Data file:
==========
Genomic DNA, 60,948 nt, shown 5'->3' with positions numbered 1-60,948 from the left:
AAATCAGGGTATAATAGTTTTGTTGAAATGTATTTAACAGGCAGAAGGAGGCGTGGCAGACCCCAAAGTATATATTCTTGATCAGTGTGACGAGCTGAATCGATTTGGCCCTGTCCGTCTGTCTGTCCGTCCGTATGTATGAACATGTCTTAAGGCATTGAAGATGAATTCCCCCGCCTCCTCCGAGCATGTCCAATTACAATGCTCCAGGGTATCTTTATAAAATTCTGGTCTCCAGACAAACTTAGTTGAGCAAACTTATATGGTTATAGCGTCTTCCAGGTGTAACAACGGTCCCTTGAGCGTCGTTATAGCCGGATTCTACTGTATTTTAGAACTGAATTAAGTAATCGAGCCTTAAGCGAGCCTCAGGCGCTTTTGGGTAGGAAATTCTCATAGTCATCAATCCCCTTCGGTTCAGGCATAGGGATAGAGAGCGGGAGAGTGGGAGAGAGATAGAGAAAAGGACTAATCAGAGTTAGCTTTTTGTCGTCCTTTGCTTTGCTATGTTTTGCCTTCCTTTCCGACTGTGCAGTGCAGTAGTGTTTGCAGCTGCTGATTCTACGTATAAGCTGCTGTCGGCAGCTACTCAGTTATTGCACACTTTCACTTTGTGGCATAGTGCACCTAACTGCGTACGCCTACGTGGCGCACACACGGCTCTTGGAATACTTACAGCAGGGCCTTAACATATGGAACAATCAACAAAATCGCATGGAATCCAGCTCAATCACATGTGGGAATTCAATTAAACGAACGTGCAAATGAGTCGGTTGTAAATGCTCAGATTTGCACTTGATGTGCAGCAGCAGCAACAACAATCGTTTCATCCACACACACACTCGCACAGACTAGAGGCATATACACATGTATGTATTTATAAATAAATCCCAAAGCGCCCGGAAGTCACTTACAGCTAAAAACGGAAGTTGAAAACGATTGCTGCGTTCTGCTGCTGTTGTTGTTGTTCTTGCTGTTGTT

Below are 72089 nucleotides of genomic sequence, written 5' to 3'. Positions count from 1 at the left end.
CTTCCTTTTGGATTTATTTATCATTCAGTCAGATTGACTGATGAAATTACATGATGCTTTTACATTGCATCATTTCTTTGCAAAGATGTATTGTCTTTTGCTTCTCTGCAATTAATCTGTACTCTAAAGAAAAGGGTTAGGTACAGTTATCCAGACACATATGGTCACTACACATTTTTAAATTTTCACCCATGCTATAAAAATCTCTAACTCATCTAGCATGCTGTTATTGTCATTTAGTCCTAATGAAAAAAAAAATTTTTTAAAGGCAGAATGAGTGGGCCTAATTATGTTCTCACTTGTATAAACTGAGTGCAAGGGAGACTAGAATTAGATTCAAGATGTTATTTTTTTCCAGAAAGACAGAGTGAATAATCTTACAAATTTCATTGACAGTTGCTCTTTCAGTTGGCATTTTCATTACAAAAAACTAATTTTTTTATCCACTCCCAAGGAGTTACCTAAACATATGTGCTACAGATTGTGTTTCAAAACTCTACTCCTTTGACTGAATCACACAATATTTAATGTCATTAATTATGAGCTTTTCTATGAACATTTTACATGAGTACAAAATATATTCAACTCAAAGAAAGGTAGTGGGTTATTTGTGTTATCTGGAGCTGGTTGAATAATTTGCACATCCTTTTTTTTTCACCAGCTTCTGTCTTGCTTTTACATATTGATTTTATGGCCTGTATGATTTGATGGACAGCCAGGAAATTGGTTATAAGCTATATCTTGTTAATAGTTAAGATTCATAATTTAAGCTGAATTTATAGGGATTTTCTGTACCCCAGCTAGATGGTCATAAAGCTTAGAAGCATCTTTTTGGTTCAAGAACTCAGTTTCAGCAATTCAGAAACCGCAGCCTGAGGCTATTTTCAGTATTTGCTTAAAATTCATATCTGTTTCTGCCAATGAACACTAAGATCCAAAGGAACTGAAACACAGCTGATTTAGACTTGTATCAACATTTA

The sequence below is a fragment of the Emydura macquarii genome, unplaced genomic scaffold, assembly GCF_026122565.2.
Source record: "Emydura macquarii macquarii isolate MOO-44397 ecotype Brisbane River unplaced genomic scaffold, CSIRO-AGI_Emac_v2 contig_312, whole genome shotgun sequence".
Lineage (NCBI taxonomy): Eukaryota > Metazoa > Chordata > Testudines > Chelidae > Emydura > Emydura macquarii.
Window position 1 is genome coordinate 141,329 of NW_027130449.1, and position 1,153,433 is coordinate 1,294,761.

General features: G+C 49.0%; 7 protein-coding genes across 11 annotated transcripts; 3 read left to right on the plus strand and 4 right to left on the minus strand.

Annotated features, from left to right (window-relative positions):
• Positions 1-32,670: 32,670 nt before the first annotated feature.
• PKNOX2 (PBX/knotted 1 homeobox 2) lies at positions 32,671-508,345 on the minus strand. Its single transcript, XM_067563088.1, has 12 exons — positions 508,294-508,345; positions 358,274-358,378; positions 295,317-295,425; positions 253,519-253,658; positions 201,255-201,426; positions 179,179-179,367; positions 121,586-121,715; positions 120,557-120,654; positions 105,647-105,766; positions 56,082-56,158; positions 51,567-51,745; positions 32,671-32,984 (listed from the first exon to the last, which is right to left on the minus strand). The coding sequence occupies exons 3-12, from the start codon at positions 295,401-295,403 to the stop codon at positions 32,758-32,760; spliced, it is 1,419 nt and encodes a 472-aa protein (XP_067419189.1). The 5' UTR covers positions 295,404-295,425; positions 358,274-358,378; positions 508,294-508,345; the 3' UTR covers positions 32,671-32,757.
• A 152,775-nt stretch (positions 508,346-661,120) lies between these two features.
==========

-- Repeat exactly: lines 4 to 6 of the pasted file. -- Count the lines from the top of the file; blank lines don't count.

CTTCCTTTTGGATTTATTTATCATTCAGTCAGATTGACTGATGAAATTACATGATGCTTTTACATTGCATCATTTCTTTGCAAAGATGTATTGTCTTTTGCTTCTCTGCAATTAATCTGTACTCTAAAGAAAAGGGTTAGGTACAGTTATCCAGACACATATGGTCACTACACATTTTTAAATTTTCACCCATGCTATAAAAATCTCTAACTCATCTAGCATGCTGTTATTGTCATTTAGTCCTAATGAAAAAAAAAATTTTTTAAAGGCAGAATGAGTGGGCCTAATTATGTTCTCACTTGTATAAACTGAGTGCAAGGGAGACTAGAATTAGATTCAAGATGTTATTTTTTTCCAGAAAGACAGAGTGAATAATCTTACAAATTTCATTGACAGTTGCTCTTTCAGTTGGCATTTTCATTACAAAAAACTAATTTTTTTATCCACTCCCAAGGAGTTACCTAAACATATGTGCTACAGATTGTGTTTCAAAACTCTACTCCTTTGACTGAATCACACAATATTTAATGTCATTAATTATGAGCTTTTCTATGAACATTTTACATGAGTACAAAATATATTCAACTCAAAGAAAGGTAGTGGGTTATTTGTGTTATCTGGAGCTGGTTGAATAATTTGCACATCCTTTTTTTTTCACCAGCTTCTGTCTTGCTTTTACATATTGATTTTATGGCCTGTATGATTTGATGGACAGCCAGGAAATTGGTTATAAGCTATATCTTGTTAATAGTTAAGATTCATAATTTAAGCTGAATTTATAGGGATTTTCTGTACCCCAGCTAGATGGTCATAAAGCTTAGAAGCATCTTTTTGGTTCAAGAACTCAGTTTCAGCAATTCAGAAACCGCAGCCTGAGGCTATTTTCAGTATTTGCTTAAAATTCATATCTGTTTCTGCCAATGAACACTAAGATCCAAAGGAACTGAAACACAGCTGATTTAGACTTGTATCAACATTTA

The sequence below is a fragment of the Emydura macquarii genome, unplaced genomic scaffold, assembly GCF_026122565.2.
Source record: "Emydura macquarii macquarii isolate MOO-44397 ecotype Brisbane River unplaced genomic scaffold, CSIRO-AGI_Emac_v2 contig_312, whole genome shotgun sequence".